Police whistleblower Peter Francis has admitted that while working undercover for the Metropolitan Police's Special Demonstration Squad (SDS) he and colleagues gathered information on construction workers and trades union activists.And there is mounting evidence that the police compard notes with the construction industry's Consulting Association, which ran a blacklist for major employers.
Last week home secretary Theresa May appointed Lord Justice Pitchford to lead an inquiry into undercover policing by the SDS. It has been established that undercover police took the identities of dead children to form their cover (in the style of Frederick Forsyth’s Day of the Jackal) and established sexual relationships with activists on whom they were gathering intelligence.
Peter Francis said that the inquiry needed to encompass collusion between police and the construction companies. He said: “The forthcoming home secretary’s public inquiry into undercover policing must include a forensic, independent (in other words, non-police) examination into all the blacklisting files compiled by the Consulting Association and then cross-reference them with corresponding Special Branch individual activists’ records to look at the areas of collusion. There will be multiple duplicates. Of that I have no doubt at all.”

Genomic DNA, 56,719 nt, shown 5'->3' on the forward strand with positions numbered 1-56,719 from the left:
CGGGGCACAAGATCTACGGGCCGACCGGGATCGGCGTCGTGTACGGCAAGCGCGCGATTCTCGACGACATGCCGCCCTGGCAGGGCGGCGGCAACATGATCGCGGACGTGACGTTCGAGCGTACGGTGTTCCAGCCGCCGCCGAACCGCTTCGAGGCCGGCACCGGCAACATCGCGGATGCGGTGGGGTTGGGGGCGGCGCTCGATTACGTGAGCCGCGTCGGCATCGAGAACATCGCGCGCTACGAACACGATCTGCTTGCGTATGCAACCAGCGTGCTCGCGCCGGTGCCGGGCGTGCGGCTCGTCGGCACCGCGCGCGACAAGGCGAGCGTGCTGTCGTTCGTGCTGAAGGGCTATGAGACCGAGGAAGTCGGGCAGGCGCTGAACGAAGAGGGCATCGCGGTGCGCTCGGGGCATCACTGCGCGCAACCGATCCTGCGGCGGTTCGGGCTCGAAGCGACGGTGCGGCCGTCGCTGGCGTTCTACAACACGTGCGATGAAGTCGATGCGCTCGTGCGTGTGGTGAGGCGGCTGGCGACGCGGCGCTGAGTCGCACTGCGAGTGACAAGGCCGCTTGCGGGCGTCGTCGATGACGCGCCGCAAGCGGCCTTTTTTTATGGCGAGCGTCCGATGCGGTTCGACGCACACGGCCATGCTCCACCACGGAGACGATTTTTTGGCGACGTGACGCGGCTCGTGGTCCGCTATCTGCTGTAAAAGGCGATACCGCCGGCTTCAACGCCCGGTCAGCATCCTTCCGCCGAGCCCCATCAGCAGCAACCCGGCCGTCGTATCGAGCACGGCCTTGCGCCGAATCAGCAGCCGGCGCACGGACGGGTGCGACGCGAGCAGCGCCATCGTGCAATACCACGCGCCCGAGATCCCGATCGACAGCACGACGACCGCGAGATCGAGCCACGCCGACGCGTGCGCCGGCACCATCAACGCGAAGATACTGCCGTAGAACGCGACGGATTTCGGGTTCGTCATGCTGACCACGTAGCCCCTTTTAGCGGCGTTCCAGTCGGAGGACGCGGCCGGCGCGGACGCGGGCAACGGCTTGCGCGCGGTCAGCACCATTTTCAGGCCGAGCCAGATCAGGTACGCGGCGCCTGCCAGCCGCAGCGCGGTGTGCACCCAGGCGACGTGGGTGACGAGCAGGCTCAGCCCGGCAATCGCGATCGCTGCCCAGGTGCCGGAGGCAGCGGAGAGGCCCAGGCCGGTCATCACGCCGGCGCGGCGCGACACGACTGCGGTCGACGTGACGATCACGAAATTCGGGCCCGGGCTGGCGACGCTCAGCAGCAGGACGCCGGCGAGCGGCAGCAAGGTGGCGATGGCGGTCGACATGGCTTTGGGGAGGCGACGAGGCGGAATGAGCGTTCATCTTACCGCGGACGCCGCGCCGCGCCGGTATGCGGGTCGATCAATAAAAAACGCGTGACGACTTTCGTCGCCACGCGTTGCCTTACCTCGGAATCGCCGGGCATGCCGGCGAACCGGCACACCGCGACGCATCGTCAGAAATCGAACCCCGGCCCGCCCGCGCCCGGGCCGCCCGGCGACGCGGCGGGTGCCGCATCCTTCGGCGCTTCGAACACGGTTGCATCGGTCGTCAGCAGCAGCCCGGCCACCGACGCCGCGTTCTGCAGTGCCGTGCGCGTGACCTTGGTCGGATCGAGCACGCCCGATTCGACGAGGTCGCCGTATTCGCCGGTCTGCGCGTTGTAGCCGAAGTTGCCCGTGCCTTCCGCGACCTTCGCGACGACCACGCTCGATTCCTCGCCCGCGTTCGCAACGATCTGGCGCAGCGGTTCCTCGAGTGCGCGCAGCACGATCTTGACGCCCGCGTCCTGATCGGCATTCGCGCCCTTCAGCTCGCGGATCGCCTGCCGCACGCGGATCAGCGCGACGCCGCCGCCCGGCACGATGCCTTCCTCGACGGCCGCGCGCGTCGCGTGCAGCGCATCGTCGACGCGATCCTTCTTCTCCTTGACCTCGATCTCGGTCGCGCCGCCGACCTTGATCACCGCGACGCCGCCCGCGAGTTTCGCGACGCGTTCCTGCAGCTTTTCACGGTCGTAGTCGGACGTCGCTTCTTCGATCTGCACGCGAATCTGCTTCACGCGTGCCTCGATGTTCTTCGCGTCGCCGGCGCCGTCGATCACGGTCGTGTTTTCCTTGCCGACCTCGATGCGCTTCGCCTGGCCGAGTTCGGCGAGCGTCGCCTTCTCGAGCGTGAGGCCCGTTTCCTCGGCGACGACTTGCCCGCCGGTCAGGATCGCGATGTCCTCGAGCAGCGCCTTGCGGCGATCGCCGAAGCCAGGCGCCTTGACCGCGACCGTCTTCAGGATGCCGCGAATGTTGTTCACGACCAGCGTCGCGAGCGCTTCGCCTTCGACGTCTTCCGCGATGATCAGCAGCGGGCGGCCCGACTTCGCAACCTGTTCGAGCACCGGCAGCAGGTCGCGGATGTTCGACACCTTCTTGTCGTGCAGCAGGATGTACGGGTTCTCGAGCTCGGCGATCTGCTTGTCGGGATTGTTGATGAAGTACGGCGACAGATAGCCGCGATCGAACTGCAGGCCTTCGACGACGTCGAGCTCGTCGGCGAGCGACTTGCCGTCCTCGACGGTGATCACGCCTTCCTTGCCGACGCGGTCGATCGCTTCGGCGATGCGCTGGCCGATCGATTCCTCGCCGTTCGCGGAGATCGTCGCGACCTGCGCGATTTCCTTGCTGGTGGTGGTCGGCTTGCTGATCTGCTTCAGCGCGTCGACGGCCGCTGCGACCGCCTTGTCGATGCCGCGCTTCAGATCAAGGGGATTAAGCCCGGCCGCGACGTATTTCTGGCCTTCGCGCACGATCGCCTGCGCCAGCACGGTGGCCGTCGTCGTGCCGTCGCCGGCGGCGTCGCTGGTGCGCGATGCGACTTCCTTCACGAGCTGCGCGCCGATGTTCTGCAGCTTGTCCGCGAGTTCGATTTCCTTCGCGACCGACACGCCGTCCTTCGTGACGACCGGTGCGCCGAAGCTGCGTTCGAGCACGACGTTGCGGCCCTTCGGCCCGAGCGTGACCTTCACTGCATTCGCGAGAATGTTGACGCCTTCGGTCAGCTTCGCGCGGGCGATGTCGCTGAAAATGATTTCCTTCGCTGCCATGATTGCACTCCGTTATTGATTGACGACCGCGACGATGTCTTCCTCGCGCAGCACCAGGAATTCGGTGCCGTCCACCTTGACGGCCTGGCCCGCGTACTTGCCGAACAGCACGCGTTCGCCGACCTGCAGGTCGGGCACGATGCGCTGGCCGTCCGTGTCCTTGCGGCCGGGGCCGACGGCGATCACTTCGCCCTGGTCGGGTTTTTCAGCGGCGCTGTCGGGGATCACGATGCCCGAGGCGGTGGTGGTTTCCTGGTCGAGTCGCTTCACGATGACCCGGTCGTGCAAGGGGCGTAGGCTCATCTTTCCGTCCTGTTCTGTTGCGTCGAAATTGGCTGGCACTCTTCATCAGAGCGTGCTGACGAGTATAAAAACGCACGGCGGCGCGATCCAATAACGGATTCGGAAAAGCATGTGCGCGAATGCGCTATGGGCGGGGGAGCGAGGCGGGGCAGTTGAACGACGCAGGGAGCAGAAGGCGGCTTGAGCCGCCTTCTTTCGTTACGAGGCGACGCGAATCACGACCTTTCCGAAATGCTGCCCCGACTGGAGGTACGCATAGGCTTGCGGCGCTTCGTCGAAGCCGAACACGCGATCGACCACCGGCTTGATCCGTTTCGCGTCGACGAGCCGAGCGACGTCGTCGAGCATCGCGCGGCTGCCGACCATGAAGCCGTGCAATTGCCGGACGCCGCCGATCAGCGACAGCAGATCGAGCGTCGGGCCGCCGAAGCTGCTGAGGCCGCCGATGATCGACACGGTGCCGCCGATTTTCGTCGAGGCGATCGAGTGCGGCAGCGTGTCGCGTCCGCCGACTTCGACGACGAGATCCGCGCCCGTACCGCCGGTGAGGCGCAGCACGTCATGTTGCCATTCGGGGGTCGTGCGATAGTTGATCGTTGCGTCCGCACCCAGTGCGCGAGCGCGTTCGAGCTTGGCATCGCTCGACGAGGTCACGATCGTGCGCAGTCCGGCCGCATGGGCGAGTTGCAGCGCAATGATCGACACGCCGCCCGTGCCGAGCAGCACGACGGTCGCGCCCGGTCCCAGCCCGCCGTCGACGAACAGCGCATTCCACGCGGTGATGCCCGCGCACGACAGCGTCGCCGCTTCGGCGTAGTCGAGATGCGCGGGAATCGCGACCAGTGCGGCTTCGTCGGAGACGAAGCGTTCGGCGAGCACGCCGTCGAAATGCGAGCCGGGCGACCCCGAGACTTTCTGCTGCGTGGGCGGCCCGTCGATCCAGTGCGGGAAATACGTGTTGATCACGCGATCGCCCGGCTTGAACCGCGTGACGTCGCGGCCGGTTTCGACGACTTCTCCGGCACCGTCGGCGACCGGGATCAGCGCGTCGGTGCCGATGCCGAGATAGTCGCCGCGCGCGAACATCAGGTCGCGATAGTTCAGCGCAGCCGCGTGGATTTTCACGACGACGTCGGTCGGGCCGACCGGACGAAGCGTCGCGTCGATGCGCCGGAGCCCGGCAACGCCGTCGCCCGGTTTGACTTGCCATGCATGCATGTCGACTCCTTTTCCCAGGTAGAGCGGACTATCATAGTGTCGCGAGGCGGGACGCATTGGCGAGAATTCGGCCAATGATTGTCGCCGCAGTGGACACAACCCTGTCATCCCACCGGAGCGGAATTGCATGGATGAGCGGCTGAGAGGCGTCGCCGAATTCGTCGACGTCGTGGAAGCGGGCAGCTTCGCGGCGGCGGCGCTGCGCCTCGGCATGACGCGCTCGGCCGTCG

The call was backed by trades unions who were spied upon and whose members were victims of blacklisting.
GMB national officer Justin Bowden said: “Until all the information about the undercover spying activities of the police is fully in the public domain, and the police held to account for their activities, trust cannot even begin to be restored.
“The latest revelations from Peter Francis highlight exactly why it is essential that Lord Justice Pitchford's inquiry into undercover policing and the operation of the Metropolitan Police's controversial Special Demonstration Squad (SDS) must also include blacklisting."
Ucatt general secretary Steve Murphy said: “The announcement of the inquiry is an admission the SDS was out of control. The police, including the SDS, were involved in passing information to blacklisters and it is important that the inquiry does not avoid examining this disgusting practice.”
However, Mr Murphy said that while the inquiry into police practices had to look at blacklisting, it was no substitute for a full inquiry into the blacklisting scandal.